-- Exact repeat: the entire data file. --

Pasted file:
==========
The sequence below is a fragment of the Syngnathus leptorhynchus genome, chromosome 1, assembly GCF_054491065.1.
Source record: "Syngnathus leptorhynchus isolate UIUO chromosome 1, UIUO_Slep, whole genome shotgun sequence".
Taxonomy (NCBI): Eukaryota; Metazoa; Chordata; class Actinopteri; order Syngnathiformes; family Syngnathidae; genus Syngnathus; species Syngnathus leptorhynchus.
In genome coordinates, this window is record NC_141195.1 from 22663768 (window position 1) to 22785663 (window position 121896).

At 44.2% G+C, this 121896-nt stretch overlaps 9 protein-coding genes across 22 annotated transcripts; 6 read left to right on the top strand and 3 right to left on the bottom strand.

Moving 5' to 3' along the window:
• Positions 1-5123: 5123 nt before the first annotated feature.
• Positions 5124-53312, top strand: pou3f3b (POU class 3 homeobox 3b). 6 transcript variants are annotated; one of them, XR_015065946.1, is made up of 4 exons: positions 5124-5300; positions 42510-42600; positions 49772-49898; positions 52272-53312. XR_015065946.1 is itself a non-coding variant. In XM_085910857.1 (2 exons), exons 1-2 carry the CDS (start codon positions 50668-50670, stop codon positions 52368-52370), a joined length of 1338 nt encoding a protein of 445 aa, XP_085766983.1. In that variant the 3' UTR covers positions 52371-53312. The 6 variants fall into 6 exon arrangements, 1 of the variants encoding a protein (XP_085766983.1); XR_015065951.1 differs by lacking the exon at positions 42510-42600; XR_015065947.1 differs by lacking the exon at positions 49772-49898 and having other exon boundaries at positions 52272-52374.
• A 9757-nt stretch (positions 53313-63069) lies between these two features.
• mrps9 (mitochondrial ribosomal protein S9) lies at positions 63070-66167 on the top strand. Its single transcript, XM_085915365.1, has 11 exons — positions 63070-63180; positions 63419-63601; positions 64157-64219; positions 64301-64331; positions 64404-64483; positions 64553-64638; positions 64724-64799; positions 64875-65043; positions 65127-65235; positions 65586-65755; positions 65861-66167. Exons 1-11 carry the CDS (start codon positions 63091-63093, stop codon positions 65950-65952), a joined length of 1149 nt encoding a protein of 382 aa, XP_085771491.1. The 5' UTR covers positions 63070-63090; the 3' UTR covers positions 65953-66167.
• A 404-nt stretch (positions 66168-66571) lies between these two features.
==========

The sequence below is a fragment of the Syngnathus leptorhynchus genome, chromosome 1, assembly GCF_054491065.1.
Source record: "Syngnathus leptorhynchus isolate UIUO chromosome 1, UIUO_Slep, whole genome shotgun sequence".
Taxonomy (NCBI): Eukaryota; Metazoa; Chordata; class Actinopteri; order Syngnathiformes; family Syngnathidae; genus Syngnathus; species Syngnathus leptorhynchus.
In genome coordinates, this window is record NC_141195.1 from 22663768 (window position 1) to 22785663 (window position 121896).

At 44.2% G+C, this 121896-nt stretch overlaps 9 protein-coding genes across 22 annotated transcripts; 6 read left to right on the top strand and 3 right to left on the bottom strand.

Moving 5' to 3' along the window:
• Positions 1-5123: 5123 nt before the first annotated feature.
• Positions 5124-53312, top strand: pou3f3b (POU class 3 homeobox 3b). 6 transcript variants are annotated; one of them, XR_015065946.1, is made up of 4 exons: positions 5124-5300; positions 42510-42600; positions 49772-49898; positions 52272-53312. XR_015065946.1 is itself a non-coding variant. In XM_085910857.1 (2 exons), exons 1-2 carry the CDS (start codon positions 50668-50670, stop codon positions 52368-52370), a joined length of 1338 nt encoding a protein of 445 aa, XP_085766983.1. In that variant the 3' UTR covers positions 52371-53312. The 6 variants fall into 6 exon arrangements, 1 of the variants encoding a protein (XP_085766983.1); XR_015065951.1 differs by lacking the exon at positions 42510-42600; XR_015065947.1 differs by lacking the exon at positions 49772-49898 and having other exon boundaries at positions 52272-52374.
• A 9757-nt stretch (positions 53313-63069) lies between these two features.
• mrps9 (mitochondrial ribosomal protein S9) lies at positions 63070-66167 on the top strand. Its single transcript, XM_085915365.1, has 11 exons — positions 63070-63180; positions 63419-63601; positions 64157-64219; positions 64301-64331; positions 64404-64483; positions 64553-64638; positions 64724-64799; positions 64875-65043; positions 65127-65235; positions 65586-65755; positions 65861-66167. Exons 1-11 carry the CDS (start codon positions 63091-63093, stop codon positions 65950-65952), a joined length of 1149 nt encoding a protein of 382 aa, XP_085771491.1. The 5' UTR covers positions 63070-63090; the 3' UTR covers positions 65953-66167.
• A 404-nt stretch (positions 66168-66571) lies between these two features.